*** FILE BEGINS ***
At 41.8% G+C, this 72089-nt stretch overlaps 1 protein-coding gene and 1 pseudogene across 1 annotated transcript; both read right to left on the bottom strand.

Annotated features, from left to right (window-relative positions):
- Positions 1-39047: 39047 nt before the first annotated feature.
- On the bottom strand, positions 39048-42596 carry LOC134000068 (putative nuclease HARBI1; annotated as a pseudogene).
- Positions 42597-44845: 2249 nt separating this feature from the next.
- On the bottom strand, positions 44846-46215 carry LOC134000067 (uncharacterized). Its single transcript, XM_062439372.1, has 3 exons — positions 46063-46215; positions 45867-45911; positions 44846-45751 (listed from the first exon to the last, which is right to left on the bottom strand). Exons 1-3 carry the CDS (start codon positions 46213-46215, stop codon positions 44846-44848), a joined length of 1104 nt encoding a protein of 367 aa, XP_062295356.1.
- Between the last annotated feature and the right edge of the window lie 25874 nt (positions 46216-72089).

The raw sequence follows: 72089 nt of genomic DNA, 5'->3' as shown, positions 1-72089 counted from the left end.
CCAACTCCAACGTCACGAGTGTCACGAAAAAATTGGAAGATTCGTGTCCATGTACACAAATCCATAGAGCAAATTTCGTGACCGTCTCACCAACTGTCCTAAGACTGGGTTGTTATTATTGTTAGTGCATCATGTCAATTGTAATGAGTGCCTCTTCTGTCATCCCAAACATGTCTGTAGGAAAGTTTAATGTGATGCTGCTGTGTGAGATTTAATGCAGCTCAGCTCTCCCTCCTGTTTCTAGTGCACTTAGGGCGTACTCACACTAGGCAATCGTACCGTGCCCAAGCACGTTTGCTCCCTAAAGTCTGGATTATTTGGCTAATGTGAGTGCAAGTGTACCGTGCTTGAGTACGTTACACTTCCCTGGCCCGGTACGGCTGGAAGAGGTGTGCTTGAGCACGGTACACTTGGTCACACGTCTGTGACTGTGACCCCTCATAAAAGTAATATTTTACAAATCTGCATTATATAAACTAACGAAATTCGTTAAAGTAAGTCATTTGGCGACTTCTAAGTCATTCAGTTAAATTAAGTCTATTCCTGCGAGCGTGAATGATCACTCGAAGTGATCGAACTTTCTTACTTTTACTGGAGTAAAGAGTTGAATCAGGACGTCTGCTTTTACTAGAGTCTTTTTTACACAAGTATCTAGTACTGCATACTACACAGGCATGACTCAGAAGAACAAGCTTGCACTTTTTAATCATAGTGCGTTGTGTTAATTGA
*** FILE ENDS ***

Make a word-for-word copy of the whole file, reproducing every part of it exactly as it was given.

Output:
At 41.8% G+C, this 72089-nt stretch overlaps 1 protein-coding gene and 1 pseudogene across 1 annotated transcript; both read right to left on the bottom strand.

Annotated features, from left to right (window-relative positions):
- Positions 1-39047: 39047 nt before the first annotated feature.
- On the bottom strand, positions 39048-42596 carry LOC134000068 (putative nuclease HARBI1; annotated as a pseudogene).
- Positions 42597-44845: 2249 nt separating this feature from the next.
- On the bottom strand, positions 44846-46215 carry LOC134000067 (uncharacterized). Its single transcript, XM_062439372.1, has 3 exons — positions 46063-46215; positions 45867-45911; positions 44846-45751 (listed from the first exon to the last, which is right to left on the bottom strand). Exons 1-3 carry the CDS (start codon positions 46213-46215, stop codon positions 44846-44848), a joined length of 1104 nt encoding a protein of 367 aa, XP_062295356.1.
- Between the last annotated feature and the right edge of the window lie 25874 nt (positions 46216-72089).

The raw sequence follows: 72089 nt of genomic DNA, 5'->3' as shown, positions 1-72089 counted from the left end.
CCAACTCCAACGTCACGAGTGTCACGAAAAAATTGGAAGATTCGTGTCCATGTACACAAATCCATAGAGCAAATTTCGTGACCGTCTCACCAACTGTCCTAAGACTGGGTTGTTATTATTGTTAGTGCATCATGTCAATTGTAATGAGTGCCTCTTCTGTCATCCCAAACATGTCTGTAGGAAAGTTTAATGTGATGCTGCTGTGTGAGATTTAATGCAGCTCAGCTCTCCCTCCTGTTTCTAGTGCACTTAGGGCGTACTCACACTAGGCAATCGTACCGTGCCCAAGCACGTTTGCTCCCTAAAGTCTGGATTATTTGGCTAATGTGAGTGCAAGTGTACCGTGCTTGAGTACGTTACACTTCCCTGGCCCGGTACGGCTGGAAGAGGTGTGCTTGAGCACGGTACACTTGGTCACACGTCTGTGACTGTGACCCCTCATAAAAGTAATATTTTACAAATCTGCATTATATAAACTAACGAAATTCGTTAAAGTAAGTCATTTGGCGACTTCTAAGTCATTCAGTTAAATTAAGTCTATTCCTGCGAGCGTGAATGATCACTCGAAGTGATCGAACTTTCTTACTTTTACTGGAGTAAAGAGTTGAATCAGGACGTCTGCTTTTACTAGAGTCTTTTTTACACAAGTATCTAGTACTGCATACTACACAGGCATGACTCAGAAGAACAAGCTTGCACTTTTTAATCATAGTGCGTTGTGTTAATTGA